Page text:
A world without work is coming – it could be utopia or it could be hell

Opinion A world without work is coming – it could be utopia or it could be hell Robots will eventually do all our jobs, but we need to start planning to avert social collapse By Ryan Avent Monday 19 September 2016 01.00 EDT Most of us have wondered what we might do if we didn’t need to work – if we woke up one morning to discover we had won the lottery, say. We entertain ourselves with visions of multiple homes, trips around the world or the players we would sign after buying Arsenal. For many of us, the most tantalising aspect of such visions is the freedom it would bring: to do what one wants, when one wants and how one wants. But imagine how that vision might change if such freedom were extended to everyone. Some day, probably not in our lifetimes but perhaps not long after, machines will be able to do most of the tasks that people can. At that point, a truly workless world should be possible. If everyone, not just the rich, had robots at their beck and call, th

Lyft's co-founder Within Five years a majority rides will be in self-driving cars.. and personal car ownership will come to an end

EXEC: MOST LYFT RIDES WILL BE IN AUTONOMOUS CARS IN 5 YEARS BY TOM KRISHER AP AUTO WRITER Sep 18, 6:45 PM EDT DETROIT (AP) -- Within five years, a majority of ride-hailing company Lyft's rides will be in self-driving cars, the company's co-founder and president predicted on Sunday. John Zimmer also said that personal car ownership will come to an end because autonomous rides will become a cheaper way to travel than owning an automobile. He made the predictions in an essay on the future of transportation in urban areas. Technology, auto and ride-hailing companies are moving quickly toward self-driving vehicles. San Francisco-based Lyft is testing autonomous cars on the streets of San Francisco and Phoenix in partnership with General Motors. Its main competitor Uber is starting to carry passengers around Pittsburgh in autonomous cars with a human backup driver. Zimmer said autonomous cars will start out giving rides at low speeds, around 25 miles per hour, in l

Google may face over $400 million Indonesia tax bill for 2015 - govt official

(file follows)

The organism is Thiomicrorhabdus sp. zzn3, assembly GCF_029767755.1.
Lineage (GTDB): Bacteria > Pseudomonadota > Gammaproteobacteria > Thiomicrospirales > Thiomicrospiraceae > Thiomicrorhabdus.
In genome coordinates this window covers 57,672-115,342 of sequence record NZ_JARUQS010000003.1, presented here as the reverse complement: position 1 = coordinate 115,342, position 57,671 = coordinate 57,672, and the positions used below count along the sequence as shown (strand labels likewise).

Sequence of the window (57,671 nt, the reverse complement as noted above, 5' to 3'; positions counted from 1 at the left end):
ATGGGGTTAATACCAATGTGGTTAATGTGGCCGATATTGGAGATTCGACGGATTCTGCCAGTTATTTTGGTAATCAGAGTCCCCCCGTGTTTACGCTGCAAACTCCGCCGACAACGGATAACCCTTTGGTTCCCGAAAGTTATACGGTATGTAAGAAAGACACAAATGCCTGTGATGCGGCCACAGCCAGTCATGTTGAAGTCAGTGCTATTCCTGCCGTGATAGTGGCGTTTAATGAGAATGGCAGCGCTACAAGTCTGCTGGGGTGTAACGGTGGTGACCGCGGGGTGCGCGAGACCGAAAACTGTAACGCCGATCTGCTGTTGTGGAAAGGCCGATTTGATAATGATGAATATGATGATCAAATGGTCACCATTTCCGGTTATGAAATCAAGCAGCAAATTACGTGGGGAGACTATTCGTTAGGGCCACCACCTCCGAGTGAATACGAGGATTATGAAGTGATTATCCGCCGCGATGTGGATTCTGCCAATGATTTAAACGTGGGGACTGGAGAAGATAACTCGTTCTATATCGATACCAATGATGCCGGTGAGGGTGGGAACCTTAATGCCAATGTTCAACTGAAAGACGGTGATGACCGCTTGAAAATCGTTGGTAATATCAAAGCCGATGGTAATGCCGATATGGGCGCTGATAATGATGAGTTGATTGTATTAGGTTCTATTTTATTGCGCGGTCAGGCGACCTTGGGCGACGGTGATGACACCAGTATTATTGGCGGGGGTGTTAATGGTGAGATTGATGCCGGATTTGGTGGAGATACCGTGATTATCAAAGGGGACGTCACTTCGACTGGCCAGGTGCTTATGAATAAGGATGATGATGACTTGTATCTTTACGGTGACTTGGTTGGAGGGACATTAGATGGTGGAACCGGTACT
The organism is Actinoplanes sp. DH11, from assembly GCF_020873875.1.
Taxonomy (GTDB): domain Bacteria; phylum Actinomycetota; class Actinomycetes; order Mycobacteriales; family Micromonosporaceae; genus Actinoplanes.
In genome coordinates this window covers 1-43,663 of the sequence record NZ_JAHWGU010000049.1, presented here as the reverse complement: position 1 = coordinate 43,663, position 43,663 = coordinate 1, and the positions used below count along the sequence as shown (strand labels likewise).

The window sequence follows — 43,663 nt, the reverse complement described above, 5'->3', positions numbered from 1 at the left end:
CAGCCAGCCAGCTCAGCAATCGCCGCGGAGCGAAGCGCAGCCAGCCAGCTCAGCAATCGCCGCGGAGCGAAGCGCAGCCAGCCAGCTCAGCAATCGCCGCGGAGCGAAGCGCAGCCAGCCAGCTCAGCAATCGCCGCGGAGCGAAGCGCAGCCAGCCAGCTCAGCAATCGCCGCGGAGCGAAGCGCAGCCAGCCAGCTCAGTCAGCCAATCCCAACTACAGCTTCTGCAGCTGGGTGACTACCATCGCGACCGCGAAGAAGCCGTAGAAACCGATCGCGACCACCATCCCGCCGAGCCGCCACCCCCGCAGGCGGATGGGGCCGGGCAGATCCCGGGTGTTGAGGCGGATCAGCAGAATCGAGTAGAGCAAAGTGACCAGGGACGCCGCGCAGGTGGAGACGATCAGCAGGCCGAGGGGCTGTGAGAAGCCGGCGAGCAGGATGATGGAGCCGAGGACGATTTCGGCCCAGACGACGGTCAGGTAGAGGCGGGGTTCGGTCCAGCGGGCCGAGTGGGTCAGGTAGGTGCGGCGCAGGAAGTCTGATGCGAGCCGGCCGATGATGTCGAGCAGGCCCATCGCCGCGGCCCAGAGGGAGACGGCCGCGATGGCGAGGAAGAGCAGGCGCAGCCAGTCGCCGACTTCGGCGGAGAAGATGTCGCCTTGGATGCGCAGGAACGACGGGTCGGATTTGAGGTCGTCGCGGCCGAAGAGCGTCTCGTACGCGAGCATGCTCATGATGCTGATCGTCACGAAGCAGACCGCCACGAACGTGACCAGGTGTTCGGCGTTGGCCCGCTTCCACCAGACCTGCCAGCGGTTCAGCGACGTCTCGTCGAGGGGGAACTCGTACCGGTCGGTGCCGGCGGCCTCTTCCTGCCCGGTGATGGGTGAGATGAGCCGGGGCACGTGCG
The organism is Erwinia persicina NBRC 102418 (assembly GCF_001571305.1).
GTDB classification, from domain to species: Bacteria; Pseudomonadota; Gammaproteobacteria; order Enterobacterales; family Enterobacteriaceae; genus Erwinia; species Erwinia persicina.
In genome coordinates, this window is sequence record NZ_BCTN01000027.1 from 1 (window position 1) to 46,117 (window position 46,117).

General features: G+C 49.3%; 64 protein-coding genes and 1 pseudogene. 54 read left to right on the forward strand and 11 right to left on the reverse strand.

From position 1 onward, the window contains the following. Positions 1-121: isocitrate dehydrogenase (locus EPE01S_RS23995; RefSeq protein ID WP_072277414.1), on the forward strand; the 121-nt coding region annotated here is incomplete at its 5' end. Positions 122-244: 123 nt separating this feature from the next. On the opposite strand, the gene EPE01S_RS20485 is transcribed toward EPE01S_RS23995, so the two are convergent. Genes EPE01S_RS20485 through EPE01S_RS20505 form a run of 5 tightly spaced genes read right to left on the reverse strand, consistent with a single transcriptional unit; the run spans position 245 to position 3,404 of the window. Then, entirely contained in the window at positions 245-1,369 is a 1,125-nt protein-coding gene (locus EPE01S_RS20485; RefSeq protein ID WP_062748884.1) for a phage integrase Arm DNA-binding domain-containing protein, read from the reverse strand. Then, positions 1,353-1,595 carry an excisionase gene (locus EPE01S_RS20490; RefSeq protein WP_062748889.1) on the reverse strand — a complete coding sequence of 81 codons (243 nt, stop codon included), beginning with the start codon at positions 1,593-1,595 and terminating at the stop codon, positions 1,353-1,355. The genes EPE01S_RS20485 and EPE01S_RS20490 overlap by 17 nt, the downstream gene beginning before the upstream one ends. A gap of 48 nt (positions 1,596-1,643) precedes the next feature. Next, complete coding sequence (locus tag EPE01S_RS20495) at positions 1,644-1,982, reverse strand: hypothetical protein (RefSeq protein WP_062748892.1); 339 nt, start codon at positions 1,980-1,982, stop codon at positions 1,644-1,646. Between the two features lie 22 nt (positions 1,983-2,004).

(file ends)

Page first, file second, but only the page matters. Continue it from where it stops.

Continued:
Google may face over $400 million Indonesia tax bill for 2015 - govt official By Gayatri Suroyo and Eveline Danubrata September 19, 2016 JAKARTA (Reuters) - Indonesia plans to pursue Alphabet Inc's Google for five years of back taxes, and the search giant could face a bill of more than $400 million for 2015 alone if it is found to have avoided payments, a senior tax official said. Muhammad Hanif, head of the tax office's special cases branch, told Reuters its investigators went to Google's local office in Indonesia on Monday. The tax office alleges PT Google Indonesia paid less than 0.1 percent of the total income and value-added taxes it owed last year. Asked to respond to Hanif's comments, Google Indonesia reiterated a statement made last week in which it said it continues to cooperate with local authorities and has paid all applicable taxes. If found guilty, Google could have to pay fines of up to four times the amount it owed, bringing the m


Sep 17, 10:29 AM EDT YELP WARNS CALIFORNIA LAWSUIT COULD SCRUB CRITICAL REVIEWS BY SUDHIN THANAWALA ASSOCIATED PRESS SAN FRANCISCO (AP) -- is warning that a California lawsuit targeting critical posts about a law firm could lead to the removal of negative reviews and leave consumers with a skewed assessment of restaurants and other businesses. Lawyer Dawn Hassell said the business review website is exaggerating the stakes of her legal effort, which aims only to remove from Yelp lies, not just negative statements, that damaged the reputation of her law firm. Though its impact is in dispute, the case is getting attention from some of the biggest Internet companies in the world, which say a ruling against Yelp could stifle free speech online and effectively gut other websites whose main function is offering consumers reviews of services and businesses. A San Francisco judge determined the posts were defamatory and ordered the company to remove them two year

The genetic advantage of the (other) 1 percenters

The genetic advantage of the (other) 1 percenters By Anjana Ahuja September 14, 2016 6:29 pm The science suggests that we are not born blank slates, however much we wish it were otherwise Society has various names for them: the 1 per cent, the outliers, the geniuses, the super-smart and the gifted and talented. They are the kids who impressively outperform their peers in school tests. Several “talent-spotting” university programmes in the US have been tracking where high-achieving teenagers end up — and the results challenge the fashionable notion that greatness comes merely through dedication and practice. Instead of the evidence showing that those who succeed are made not born, it suggests the upper tiers of society are stuffed with achievers who were born then made. This points to success as the result of hard work built on a nugget of early cognitive advantage. One of the longest-running longitudinal studies of clever children is the Study of Mathematically Preco